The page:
Holding Hands with Sophia

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We’re walkers, your dad and I – fast walkers.  We pound along at twice the speed of most people, often breaking apart to flow around the sidewalk slowpokes without breaking stride or conversation.

A flashing crosswalk signal is like a red flag we can’t resist charging; if the light is green and we’re thirty feet from the corner we’ll break into a simultaneous run as if the signal light emits some sort of warning siren that only we can hear.  We never jaywalk, preferring instead to jayrun, something I can do as expertly in high heels as  flats.

Though you are only eight, you walk right along with us. Not since age 3  have you asked to stop for a rest.  Your penchant for skipping derives directly from efforts to keep up with us.

You always demand that I skip with you and I always cheerfully oblige, and so we are seen all over the Castro, skipping past crowds of men  clustered on the sidewalks outside of the gay bars, skipping past the cafes and restaurants and the BDSM shops with their window mannequins dressed in leather codpieces and studded dog collars.

“We’re getting milk” you say to the mustachioed and the muscle tee’d men, and they laugh and tell us to go, girls.

You have kids of your own, right? People often ask, assuming the easiness we’ve found together is attributable to experience.  I always snort at this, because it irritates me to no end, this idea that one cannot fully appreciate something unless they have personal experience with it.

They are always surprised at my ‘no, I have no other children’.  What I do have is a good imagination, and with you, it serves me well. I am always able to think up something to do, or something to talk about.  Lacking that, we skip.

Recently you realized you could crack us up with your version of speedwalking, your skinny little legs (and when did they get so long?) scissoring along, your tiny butt switching back and forth,  a perfect genetic blue print of your daddy in miniature.

The first time you reached for my hand you were only following the oft-repeated parental dictum:  never cross the street without holding someone’s hand.   Reaching for my hand symbolized nothing more than my adult status. Still, I was surprised – and touched –  that I fell into a category where trust was automatically conferred.  I have never thought of myself that way, though perhaps I should – after all my name is derived from the Greek, and means “Defender of mankind.”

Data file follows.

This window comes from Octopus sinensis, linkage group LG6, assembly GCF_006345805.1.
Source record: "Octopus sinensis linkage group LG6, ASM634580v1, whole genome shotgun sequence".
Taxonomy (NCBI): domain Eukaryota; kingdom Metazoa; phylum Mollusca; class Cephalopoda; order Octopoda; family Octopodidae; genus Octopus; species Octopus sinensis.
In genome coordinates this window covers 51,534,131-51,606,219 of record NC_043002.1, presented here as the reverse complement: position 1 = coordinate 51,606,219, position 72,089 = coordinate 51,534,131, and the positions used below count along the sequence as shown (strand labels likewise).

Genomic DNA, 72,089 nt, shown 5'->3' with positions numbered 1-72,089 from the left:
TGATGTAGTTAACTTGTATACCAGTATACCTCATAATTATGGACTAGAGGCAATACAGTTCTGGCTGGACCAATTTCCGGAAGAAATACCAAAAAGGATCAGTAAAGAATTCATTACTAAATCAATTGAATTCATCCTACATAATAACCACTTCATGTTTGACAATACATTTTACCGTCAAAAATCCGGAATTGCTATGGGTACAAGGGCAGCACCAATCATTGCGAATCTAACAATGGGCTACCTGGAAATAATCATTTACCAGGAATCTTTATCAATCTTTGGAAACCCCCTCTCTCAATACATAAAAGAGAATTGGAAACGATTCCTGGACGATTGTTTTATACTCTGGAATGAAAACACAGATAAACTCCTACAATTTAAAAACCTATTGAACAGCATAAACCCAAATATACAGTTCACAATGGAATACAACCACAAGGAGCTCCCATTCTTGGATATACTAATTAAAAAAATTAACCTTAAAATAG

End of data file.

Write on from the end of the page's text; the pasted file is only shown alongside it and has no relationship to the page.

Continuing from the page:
But somewhere along the line, you began reaching for my hand as a matter of course.  Was it the weekend when your daddy left for a bike race, and I was solely responsible not just for your street crossing safety, but everything else as well?  I was anxious about that weekend –what if you cried and wanted your mom? (she was out of town).

So I kept us busy – we drew chalk flowers on the sidewalk, and we colored the giant Strawberry Shortcake coloring book, me being careful to put each of the magic markers back in their designated slots under your watchful eye.

In the evening we skipped to dinner – a pasta place a few blocks away.   We skipped home, and in a truly hilarious and utterly unconscious mimicry of your daddy, the “Walk” sign began flashing and you skip-raced to beat it.  You did, too, but tripped on the curb and fell and hit your forehead and cried.  We sat on a low stone wall while I examined your smooth pink forehead, which bore a small but definite scratch.

Should I kiss it, I asked you hesitantly, and you nodded, tears streaming.  I hugged you and worried that your mom might think I couldn’t be responsible for you – and maybe you worried about that too because you hugged back and surprised me by saying in a practical voice, “We don’t have to tell anyone.”

Well, I told you, if anyone asks, I think you should, and you agreed. “But I’m OK,” you amplified, which was my first lesson in how my anxious heart might be more visible to you than I perhaps realized.

Maybe it was the weekend we became ski buddies.   Your daddy likes to hang with his girls, but he also likes to hit the back country, sometimes spending hours hiking with skis on his back in order to reach the top of some impossibly high, mist-draped peak, where he’ll launch himself face-first down a run of intermittent rock and powder.

It’s not a place I can follow or deny him, so I volunteered to watch after you on the slopes for the day – a day that turned out to be surprisingly fun.